6 min read


Can Dogs Remember Your Scent



6 min read


Can Dogs Remember Your Scent


Do you remember Pepe Le Pew? So filled with love and passion but - PEW! - Pepe smelled like a  skunk! Guess what? To dogs, most humans STINK! But unlike "unlucky in love" Pepe Le Pew, the love and affection that you shower on your dog may be associated with your scent, meaning you have a desirable scent to your dog. 

Recent studies have shown that your aroma may make your sniffer-iffic pet feel happy and secure. For a dog, the sense of smell is their Super Power! That sense of smell also makes them a great companion to mankind - and to you!


Signs Your Dog Remembers Your Scent

That wiggling wet nose is going to be your first clue that your dog is using his super sniffer to catch a scent and track it down. When you are near your dog, you are providing him with food, attention, and praise. All the while, your dog is getting a powerful nose full of your scent. Those associations of your scent with all the good things that happen when you are together means your dog will be strongly and emotionally connected to your scent. 

When you walk into the room and you see your dog looking up with a wiggly wet nose - take confidence in knowing he recognized you before he even laid eyes on you. If your dog looks like he is smiling at you, too, he may just be opening his mouth to take in more of your smell that is so emotionally appealing to him.

Did you ever find your dog sleeping on your laundry? Snuggling up to your dirty socks? Settling down when you take him to the veterinarian if you bring along your never-washed, favorite t-shirt? That’s is because your scent is on those items. Your dog is associating his love for you with your personal things that smell like you. We all feel calmer and safer when surrounded by those we love. Your scent makes your dog feel loved and secure!

Your dog's nose may lead him to get very up close and personal. As embarrassing as it may seem, when your dog snuffles your crotch, he is just getting to know you at his sensory level. Your dog's sense of smell is sensitive to pheromones from animals and you. Even your own hormonal body changes will produce scents that are imperceptible to you but interesting to your dog. The crotch sniffing is his way of recognizing you and saying, 'Hello".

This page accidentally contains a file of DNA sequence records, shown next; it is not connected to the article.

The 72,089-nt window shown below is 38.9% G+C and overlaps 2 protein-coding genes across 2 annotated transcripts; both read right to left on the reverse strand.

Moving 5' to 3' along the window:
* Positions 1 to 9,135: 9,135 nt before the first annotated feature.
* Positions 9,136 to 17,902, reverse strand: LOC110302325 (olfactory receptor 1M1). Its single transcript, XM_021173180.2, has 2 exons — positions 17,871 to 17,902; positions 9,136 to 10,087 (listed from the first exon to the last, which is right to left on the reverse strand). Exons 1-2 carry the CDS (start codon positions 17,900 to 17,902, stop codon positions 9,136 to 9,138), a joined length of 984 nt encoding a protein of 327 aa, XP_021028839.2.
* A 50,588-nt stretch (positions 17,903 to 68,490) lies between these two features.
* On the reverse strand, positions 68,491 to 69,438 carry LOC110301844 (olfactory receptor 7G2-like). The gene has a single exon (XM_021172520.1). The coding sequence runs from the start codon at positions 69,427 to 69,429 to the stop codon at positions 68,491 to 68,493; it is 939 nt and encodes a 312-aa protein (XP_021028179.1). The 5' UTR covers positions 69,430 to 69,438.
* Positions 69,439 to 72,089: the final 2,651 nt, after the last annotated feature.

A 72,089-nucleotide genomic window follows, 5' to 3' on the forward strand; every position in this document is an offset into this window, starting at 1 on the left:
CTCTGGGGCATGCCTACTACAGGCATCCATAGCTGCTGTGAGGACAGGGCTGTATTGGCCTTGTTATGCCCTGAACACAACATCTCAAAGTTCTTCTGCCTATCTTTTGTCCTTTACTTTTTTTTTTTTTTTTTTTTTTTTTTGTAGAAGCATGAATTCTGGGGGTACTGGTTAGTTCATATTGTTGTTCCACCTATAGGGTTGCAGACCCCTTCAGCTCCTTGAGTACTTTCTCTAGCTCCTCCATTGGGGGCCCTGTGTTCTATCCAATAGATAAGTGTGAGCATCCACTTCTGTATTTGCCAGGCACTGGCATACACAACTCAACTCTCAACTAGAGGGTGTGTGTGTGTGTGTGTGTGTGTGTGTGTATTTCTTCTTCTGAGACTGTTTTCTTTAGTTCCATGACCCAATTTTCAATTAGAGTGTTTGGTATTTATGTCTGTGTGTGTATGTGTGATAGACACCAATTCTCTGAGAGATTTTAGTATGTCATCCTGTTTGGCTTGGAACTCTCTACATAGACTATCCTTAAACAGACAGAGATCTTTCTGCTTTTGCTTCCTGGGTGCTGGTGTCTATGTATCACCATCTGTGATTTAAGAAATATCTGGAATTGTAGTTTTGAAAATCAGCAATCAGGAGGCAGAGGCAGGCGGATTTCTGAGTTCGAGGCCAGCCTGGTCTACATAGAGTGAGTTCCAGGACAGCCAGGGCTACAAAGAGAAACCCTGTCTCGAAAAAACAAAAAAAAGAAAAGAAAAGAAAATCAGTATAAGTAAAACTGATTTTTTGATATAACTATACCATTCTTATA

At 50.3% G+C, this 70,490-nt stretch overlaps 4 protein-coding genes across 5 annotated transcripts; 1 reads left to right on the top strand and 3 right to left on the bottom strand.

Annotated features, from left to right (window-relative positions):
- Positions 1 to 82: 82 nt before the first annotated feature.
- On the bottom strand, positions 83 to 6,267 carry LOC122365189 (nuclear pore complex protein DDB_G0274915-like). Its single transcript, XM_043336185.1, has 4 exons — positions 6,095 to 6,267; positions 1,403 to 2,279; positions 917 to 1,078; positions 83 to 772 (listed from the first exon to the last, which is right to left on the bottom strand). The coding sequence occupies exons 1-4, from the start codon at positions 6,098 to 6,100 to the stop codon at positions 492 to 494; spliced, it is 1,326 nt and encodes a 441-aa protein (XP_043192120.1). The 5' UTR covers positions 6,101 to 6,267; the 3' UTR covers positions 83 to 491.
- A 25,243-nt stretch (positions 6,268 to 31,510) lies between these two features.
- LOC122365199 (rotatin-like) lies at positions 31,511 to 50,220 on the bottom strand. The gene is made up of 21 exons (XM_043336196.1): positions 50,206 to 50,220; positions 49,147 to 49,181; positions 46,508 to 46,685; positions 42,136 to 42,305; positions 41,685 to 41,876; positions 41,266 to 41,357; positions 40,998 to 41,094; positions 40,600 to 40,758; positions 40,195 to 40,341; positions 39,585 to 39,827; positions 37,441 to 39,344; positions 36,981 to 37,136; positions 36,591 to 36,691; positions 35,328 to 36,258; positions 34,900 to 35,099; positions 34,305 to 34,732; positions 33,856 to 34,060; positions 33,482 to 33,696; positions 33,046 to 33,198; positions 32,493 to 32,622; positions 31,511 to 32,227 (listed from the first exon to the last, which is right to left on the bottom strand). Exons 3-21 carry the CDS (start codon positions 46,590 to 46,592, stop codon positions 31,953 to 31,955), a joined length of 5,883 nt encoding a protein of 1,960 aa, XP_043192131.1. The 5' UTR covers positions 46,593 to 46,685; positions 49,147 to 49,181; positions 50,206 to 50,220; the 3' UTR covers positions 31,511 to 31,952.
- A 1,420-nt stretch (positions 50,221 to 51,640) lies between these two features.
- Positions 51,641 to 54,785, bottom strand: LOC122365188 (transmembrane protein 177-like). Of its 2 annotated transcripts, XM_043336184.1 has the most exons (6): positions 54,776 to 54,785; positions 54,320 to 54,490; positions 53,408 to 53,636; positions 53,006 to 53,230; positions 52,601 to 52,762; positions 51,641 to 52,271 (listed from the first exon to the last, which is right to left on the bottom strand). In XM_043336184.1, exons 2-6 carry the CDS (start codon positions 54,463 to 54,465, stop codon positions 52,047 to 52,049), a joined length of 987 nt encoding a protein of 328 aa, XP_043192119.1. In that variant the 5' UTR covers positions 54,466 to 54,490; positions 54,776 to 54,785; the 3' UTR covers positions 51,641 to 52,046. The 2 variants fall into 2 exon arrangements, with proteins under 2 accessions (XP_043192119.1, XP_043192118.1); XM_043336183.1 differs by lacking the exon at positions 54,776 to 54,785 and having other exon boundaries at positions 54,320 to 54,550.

Body Language

<p>Here are some obvious signs that your dog remembers your scent:</p>

  • Staring
  • Alert
  • Head Tilting

Other Signs

Below are some other signs that your pooch knows its you, just by your smell!

  • Making A "Smiling" Face
  • Being Close To You When You Enter A Room
  • Gravitating Towards Items That Have Your Scent On Them
  • Putting Their Nose Near Your Crotch

History of Dogs Remembering Humans by Scent


Your dog's sense of smell has evolved to give them vital information for their survival. Your dog is a carnivore. Modern dogs evolved from a line of carnivorous mammals called "canids," after the characteristic shape of their teeth. Around 15,000 years ago, scientists believe that the evolution of dogs changed when hunter-gatherers took wolf pups and raised them as their companions for hunting and protection. 

As dogs have lived with man, they have become domesticated to roles that humans require of them. The dogs evolved and were bred to fulfil those functions - one of which is connected to those skills that rely on scent. Some believe that the domestication of dogs has made them social and attuned to human behavior, but perhaps less intelligent when it comes to survival and reliance on instinct.

As dogs have been bred over the years to serve human needs, so has their sense of smell evolved and become associated with different breeds. For example, hunting and sporting dogs have are super-sniffers. Hounds are among the dogs known for their talent for scent detection.

The Bloodhound, Basset and Beagle are the top three for their scent detection skills. Those cute little toy dogs with short snouts seem to have less scent detection ability. but remember, that is all relative. A dog still has a much stronger ability to detect scent than a human. Dogs may also vary greatly in personality and experience, both of which can impact their scent detections skills.